1. Do my members want to attend events or participate in discussions? Ideally, your community will have both events and discussions (and probably more stuff I'm not listing, like product discounts, jobs, etc.). Now that I'm 9 months into being a full-time community manager though, I'm realizing that most people lean towards one or the other. Most of our Soapbox members attend events. We have around 1 event a week, and these range from fireside chats that don't demand your participation, casual gatherings that require participation but don't demand a lot of focus, and action hours where you need to participate, focus, and meet others. A smaller percent of our Soapbox members post discussions. I almost shut down the community a month into launching, because it was pretty silent. I was the only one posting stuff, and it was ✨crickets✨ apart from the occasional intro post + like. Then, in May, we launched biweekly fireside chats and everything changed. I should have listened to what members were saying all along β€” "we want to take action and learn about the social impact space." Events are way better suited for this than discussion prompts. πŸ’‘ Options for community platforms: Circle now has its own in-house events feature (just launched during the time of publishing this post!) but I knew it could support embeds, so we've been doing some of our events with Mixily. I also considered Mighty Networks since other creators seemed to find some event-related success here. Given the 12390842983 event tools available, you can even do something as simple as launch on Discord and post Zoom links.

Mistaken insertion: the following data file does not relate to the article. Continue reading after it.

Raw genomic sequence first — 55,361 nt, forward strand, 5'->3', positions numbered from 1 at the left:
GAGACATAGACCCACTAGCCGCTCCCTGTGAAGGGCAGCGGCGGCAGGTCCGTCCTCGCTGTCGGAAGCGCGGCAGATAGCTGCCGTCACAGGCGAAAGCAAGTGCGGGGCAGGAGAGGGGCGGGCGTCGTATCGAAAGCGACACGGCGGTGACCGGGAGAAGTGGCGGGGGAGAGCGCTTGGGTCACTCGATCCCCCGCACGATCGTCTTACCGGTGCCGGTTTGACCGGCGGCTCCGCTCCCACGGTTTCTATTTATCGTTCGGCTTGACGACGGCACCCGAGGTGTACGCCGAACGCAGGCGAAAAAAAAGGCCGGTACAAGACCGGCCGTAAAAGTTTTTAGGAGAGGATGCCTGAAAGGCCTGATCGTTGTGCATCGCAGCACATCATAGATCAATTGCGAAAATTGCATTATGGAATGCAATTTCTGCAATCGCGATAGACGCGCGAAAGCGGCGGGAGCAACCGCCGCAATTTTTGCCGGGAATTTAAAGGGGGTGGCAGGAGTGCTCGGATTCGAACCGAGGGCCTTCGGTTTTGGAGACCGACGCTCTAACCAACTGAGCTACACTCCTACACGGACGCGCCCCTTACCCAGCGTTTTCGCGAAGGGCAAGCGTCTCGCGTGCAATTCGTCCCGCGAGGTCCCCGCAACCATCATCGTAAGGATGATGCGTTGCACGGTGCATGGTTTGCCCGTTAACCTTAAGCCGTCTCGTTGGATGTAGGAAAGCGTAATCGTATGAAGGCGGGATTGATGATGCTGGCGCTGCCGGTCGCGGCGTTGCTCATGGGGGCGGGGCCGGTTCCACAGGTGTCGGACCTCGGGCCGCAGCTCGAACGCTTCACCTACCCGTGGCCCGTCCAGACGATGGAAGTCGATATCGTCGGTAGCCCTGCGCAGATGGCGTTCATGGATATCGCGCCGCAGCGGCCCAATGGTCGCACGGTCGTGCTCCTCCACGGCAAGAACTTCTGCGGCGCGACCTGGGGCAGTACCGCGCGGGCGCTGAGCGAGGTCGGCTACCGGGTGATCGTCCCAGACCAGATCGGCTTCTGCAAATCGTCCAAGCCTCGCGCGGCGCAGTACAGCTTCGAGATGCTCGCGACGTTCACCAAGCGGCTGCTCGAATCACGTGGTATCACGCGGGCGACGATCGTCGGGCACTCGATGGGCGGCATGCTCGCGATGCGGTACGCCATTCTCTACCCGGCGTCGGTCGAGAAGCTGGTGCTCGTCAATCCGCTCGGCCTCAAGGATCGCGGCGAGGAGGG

2. Do we need asynchronous or synchronous communication? Asynchronous communication is more like Facebook groups, where people post stuff and others can reply whenever, wherever. Synchronous is real-time: it feels more direct message-y. πŸ’‘ Options for community platforms: Both are great, depending on what you want! Telegram is my favorite DM-feeling tool, and I'm part of a very active, vibrant, Newsletter Geeks group on there. (Shoutout Anne-Laure!) Discord is another one suited for highly conversational, synchronous communication. In my opinion, Slack is the closest best-of-both-worlds tool, but I'm just not a fan of a community platform that feels like work. I chose Circle because I knew we wanted asynchronous communication, and Circle's posts feel familiar if you've ever been in a Facebook group.